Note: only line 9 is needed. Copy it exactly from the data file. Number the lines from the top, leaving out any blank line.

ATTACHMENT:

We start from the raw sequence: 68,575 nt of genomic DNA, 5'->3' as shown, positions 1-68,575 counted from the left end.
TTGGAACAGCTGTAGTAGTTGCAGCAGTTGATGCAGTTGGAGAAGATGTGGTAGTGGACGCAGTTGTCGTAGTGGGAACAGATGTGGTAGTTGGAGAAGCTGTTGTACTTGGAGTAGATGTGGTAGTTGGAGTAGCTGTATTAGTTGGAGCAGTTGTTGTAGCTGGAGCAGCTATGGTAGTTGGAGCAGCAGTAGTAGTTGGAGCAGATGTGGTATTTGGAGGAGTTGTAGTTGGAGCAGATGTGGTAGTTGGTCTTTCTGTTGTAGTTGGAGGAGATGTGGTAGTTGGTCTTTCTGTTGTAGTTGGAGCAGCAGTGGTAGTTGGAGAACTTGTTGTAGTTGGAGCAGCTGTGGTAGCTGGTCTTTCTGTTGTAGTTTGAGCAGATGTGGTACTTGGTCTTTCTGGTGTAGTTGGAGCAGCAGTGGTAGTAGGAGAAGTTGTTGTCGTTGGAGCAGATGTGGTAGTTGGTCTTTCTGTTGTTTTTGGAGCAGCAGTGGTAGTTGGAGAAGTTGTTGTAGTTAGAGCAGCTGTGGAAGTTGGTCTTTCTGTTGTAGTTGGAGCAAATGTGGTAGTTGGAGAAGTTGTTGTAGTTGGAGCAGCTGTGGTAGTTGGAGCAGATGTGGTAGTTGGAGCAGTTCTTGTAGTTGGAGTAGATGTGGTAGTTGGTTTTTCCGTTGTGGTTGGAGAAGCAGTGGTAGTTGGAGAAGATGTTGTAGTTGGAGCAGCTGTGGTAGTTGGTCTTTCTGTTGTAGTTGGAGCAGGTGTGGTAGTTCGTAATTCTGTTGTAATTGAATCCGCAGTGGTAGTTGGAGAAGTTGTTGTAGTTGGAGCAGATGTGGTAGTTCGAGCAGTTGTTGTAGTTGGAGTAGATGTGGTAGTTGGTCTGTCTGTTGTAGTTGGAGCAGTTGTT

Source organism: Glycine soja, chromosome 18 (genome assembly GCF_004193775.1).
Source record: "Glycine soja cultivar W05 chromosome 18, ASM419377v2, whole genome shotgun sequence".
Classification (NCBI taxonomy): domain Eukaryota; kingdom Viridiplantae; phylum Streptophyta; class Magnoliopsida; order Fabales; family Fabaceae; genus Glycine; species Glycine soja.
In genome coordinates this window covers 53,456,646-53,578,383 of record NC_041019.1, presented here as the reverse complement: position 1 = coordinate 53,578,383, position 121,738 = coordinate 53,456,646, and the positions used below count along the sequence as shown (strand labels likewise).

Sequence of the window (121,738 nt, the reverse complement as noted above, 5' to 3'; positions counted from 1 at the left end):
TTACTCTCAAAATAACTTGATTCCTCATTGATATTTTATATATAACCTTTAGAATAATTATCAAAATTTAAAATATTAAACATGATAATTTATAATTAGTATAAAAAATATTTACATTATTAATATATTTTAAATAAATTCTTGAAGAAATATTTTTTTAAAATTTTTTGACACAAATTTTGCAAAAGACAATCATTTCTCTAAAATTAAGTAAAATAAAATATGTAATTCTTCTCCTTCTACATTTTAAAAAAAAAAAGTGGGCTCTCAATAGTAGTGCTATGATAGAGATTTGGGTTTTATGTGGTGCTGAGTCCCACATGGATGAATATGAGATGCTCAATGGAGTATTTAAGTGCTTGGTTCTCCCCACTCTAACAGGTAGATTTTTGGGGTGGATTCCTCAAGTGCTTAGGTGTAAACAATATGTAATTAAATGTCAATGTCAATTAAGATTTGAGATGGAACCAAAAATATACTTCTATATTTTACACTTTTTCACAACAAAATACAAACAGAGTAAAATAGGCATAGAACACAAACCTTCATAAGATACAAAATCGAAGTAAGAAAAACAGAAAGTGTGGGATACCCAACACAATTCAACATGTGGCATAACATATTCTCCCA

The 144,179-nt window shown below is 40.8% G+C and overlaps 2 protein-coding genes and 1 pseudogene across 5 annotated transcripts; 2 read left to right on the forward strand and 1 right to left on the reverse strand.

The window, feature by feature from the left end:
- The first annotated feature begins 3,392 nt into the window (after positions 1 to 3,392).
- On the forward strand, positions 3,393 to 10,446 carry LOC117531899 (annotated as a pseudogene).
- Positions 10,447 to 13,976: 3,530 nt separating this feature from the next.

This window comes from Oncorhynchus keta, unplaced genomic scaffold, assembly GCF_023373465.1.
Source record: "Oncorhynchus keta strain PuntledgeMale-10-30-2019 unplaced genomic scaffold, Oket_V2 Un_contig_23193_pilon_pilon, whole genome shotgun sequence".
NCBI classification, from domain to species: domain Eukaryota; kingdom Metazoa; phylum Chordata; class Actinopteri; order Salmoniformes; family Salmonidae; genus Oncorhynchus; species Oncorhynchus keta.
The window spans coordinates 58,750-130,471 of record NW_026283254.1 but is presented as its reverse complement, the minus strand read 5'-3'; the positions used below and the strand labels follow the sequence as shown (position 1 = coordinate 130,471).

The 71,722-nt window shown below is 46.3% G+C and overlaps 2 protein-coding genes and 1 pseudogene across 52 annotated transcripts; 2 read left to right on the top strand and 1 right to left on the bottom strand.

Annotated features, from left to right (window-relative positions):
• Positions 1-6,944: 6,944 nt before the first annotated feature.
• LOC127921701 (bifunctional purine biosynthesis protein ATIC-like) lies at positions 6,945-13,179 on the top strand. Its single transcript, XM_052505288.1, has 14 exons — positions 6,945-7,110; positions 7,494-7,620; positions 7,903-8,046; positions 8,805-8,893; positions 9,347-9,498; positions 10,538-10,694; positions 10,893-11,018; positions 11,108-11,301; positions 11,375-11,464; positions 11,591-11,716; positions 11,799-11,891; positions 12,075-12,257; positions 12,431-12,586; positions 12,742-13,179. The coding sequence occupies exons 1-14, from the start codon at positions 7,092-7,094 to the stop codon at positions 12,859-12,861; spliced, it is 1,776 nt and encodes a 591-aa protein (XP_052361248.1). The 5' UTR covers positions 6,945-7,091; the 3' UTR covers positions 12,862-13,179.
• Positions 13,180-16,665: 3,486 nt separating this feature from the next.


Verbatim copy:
The 144,179-nt window shown below is 40.8% G+C and overlaps 2 protein-coding genes and 1 pseudogene across 5 annotated transcripts; 2 read left to right on the forward strand and 1 right to left on the reverse strand.